That is my case of the problems I have with her. I can accept the only thing that her study clearly showed: that SOME survivors of abuse did not immediately perceive it as traumatic. As she puts it: "Characteristics of the sexual abuse experience related to trauma (like how frightening it was, whether penetration or force was involved, and how many times it happened) do not do a good job of forecasting the level of long-term psychological harm experienced. There appears to be no direct, linear relationship between the severity of the abuse and the psychosocial difficulties victims experience in adulthood." Everything else she argues seems to be conjecture not directly based on her or anyone else's data.

There have been at least 3 threads about this book on MS.

To my surprise, two of them were primarily positive. The reviews on Amazon also include both extremely negative and extremely positive reactions by fellow survivors. Meanwhile, it seems to me that the part she gets right is kind of obvious while the part she gets wrong is potentially devastating.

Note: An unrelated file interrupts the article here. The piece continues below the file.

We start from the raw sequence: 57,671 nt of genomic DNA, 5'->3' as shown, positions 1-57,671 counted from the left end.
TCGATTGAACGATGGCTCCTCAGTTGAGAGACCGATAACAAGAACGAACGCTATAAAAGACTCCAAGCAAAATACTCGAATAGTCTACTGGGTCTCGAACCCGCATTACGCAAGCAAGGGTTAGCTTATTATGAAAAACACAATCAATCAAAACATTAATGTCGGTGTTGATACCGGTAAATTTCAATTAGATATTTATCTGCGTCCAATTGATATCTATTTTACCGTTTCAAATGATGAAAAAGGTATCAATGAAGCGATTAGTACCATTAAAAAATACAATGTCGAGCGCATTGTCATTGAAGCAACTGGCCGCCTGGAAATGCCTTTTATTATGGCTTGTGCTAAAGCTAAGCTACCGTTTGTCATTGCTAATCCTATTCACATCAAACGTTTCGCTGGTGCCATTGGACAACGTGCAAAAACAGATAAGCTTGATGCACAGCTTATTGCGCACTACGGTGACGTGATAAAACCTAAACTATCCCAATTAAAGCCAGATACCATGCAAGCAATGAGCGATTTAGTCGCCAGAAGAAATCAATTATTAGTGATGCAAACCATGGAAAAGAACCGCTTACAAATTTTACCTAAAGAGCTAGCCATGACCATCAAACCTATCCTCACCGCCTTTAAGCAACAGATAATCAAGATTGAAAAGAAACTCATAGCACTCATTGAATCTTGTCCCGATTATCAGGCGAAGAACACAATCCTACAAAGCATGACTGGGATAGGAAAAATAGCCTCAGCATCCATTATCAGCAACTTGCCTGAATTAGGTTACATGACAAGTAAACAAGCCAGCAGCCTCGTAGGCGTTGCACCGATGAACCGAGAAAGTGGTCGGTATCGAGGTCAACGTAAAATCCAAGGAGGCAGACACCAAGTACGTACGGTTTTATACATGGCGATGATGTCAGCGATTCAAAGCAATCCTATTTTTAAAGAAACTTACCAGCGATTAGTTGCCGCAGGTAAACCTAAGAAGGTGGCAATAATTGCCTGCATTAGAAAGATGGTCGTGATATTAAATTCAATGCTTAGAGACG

MY DESIRE HERE IS TO LEARN WHERE OR IF I AM WRONG in my understanding of Clancy's argument. I certainly do not want to dismiss anything that is helpful to others nor do I believe in knee-jerk reactions. Since my reading of her words is predominantly negative, I really would like to know if there anything useful in this that can be gleaned.
I am a veteran of the soul wars.

#453110 - 11/09/13 11:31 PM Re: The Trauma Myth -- trash or insightful? [Re: Jacob S]
On The Fringe Offline

Registered: 09/21/13
Posts: 326
Loc: Southeast USA
I will say that my abuse was not hostile. I was groomed as a kid and idolized my abuser. It lasted for 6 months and I missed him when they moved.

I do not have all of the traumatic symptoms of some others, no sexual dysfunction.

Shame and false guilt don't seem traumatic compared to what others endured.
I feel more like I do now than I did when I got here.

#453115 - 11/10/13 03:31 AM Re: The Trauma Myth -- trash or insightful? [Re: Jacob S]
don64 Offline

Registered: 10/09/13
Posts: 1104
Loc: St. Croix, USVI
My sense of many positions on many issues is they are simplistic because underlying societal/cultural values overlap so many things. So, I am going to mention some things that to me are value based belief issues that can lead to humans not being able to think clearly.